Clear responsibilities, effective systems, documented processes and robust controls

Definition Tax Control Framework A Tax Control Framework (TCF) is an internal control instrument specifically aimed at the tax function within a company and an integral component of a company’s business control framework, which is different for every organization. It is a system (process) to identify, mitigate, control and report tax risks.

The ultimate objective of a TCF is to be in compliance with tax laws and reporting requirements and manage the risks that exceed the companies' risk appetite.

Governance, risk identification, controls, communication and monitoring

Prevent risks and identify savings A TCF should prevent tax errors, identify opportunities in a timely manner and perform correct filings at the right moment.

A company's VAT control framework system is adequate if it provides insight into where material VAT risks may arise in the company (awareness), while the degree of risk tolerance is established internally and where appropriate control measures are taken with respect to these risks.

A review should take place of the categories of VAT risk the company is facing as well as the likelihood of occurrence, its potential impact and mitigation measures. Review the company's risk appetite and risk tolerance and the way in which risks is measured.

Effectiveness and efficiency of operations, the reliability of tax reporting, and compliance with applicable laws and regulation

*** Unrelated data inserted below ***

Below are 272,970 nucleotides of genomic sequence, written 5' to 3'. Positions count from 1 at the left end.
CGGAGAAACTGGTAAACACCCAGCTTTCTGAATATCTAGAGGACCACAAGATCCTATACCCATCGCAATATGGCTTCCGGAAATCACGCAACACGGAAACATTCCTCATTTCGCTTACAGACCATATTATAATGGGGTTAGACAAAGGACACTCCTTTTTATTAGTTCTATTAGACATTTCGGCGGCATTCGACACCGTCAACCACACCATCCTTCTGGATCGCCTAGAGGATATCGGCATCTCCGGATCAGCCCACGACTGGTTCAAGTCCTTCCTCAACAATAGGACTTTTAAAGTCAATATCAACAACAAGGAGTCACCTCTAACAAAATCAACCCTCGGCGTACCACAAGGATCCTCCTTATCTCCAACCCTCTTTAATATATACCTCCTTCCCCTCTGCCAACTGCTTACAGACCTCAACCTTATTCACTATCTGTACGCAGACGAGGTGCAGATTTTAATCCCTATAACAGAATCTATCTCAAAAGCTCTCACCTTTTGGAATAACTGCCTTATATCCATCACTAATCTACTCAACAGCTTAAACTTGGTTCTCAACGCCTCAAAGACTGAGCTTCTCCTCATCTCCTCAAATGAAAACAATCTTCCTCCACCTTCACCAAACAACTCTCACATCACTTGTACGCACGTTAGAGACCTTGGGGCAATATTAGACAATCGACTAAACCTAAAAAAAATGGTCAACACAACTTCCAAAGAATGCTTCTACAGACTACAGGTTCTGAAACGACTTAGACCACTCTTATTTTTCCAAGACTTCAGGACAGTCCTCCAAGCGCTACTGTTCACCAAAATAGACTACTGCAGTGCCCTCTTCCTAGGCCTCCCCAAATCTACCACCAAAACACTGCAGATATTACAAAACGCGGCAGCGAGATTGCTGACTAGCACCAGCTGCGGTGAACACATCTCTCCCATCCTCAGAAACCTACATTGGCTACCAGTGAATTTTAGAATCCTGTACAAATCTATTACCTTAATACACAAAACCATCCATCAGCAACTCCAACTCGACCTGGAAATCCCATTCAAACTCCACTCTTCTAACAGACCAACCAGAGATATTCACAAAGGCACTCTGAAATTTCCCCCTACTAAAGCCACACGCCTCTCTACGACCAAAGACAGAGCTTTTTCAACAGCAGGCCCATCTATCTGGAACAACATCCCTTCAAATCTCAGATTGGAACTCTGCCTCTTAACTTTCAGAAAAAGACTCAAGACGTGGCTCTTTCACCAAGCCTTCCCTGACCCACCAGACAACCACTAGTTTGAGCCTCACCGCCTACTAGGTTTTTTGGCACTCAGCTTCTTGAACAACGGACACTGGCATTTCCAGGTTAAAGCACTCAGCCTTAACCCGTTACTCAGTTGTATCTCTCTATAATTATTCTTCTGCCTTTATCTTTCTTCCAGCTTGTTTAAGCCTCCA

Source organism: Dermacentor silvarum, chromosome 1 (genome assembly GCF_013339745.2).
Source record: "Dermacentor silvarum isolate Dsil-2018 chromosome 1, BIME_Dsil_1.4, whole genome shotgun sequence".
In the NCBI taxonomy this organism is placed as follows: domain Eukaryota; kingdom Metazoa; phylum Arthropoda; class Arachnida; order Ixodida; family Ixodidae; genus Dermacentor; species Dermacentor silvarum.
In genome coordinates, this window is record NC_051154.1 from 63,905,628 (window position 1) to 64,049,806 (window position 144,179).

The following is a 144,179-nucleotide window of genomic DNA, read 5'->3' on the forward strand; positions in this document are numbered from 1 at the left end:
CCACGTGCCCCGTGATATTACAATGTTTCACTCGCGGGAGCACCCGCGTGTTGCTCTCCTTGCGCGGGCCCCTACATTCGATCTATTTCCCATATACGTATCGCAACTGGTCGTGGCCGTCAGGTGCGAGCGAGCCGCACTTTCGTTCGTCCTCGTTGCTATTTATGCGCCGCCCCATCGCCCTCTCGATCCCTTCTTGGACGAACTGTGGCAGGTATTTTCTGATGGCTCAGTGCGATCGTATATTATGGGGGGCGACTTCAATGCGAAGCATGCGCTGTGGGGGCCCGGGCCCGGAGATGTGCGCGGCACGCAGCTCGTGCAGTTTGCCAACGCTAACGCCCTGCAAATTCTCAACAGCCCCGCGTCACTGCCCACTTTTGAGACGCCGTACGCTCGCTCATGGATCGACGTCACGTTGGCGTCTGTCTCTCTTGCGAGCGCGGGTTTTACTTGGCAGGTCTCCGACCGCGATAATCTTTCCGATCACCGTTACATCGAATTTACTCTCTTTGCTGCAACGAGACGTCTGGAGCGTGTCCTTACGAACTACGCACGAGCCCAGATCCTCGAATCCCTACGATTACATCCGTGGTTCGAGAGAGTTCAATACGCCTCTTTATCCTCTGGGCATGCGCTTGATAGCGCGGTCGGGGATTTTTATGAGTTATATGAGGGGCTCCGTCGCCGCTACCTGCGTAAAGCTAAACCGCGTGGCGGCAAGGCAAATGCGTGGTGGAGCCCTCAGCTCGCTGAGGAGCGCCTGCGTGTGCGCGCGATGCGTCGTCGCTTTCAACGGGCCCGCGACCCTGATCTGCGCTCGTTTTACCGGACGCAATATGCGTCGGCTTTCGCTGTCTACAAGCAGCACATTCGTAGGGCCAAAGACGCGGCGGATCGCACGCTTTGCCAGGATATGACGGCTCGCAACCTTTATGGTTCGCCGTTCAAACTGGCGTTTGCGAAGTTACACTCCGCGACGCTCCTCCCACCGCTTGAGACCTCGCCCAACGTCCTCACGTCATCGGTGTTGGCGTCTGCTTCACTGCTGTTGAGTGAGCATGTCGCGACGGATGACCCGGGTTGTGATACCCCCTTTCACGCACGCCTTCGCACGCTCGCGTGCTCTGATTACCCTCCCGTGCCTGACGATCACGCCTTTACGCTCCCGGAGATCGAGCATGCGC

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See also chapter: OECD - Co-operative Tax Compliance - Building Better Tax Control Framework

Sufficient internal communication

A TCF requires a clear understanding of: the companies' material risk areas, the company's tax policy derived from business objectives, the VAT processes and risk based control measures (hard and soft controls) and roles and responsibilities of the indirect tax department and its shadow tax function.

  • Internal control is a process. It’s a means to an end, not an end in itself. Internal control is effected by people. It’s not merely policy manuals and forms, but people at every level of an organization.
  • Internal control can be expected to provide only reasonable assurance, not absolute assurance, to an entity’s management and board.
  • Internal control is geared to the achievement of objectives in one or more separate but overlapping categories.

From: The Institute of Internal Auditors, Does Your Control System Pass the COSO Test, March 1998, Issue 2

A tax control framework consists of

  • Strong tax governance with an agreed tax strategy that is in line with wider business objectives an in-depth understanding of where the key risks lie within the business, including indirect and wage tax
  • Effective and efficient controls in place to mitigate identified risks
  • A clearly defined communications strategy for managing tax internally and externally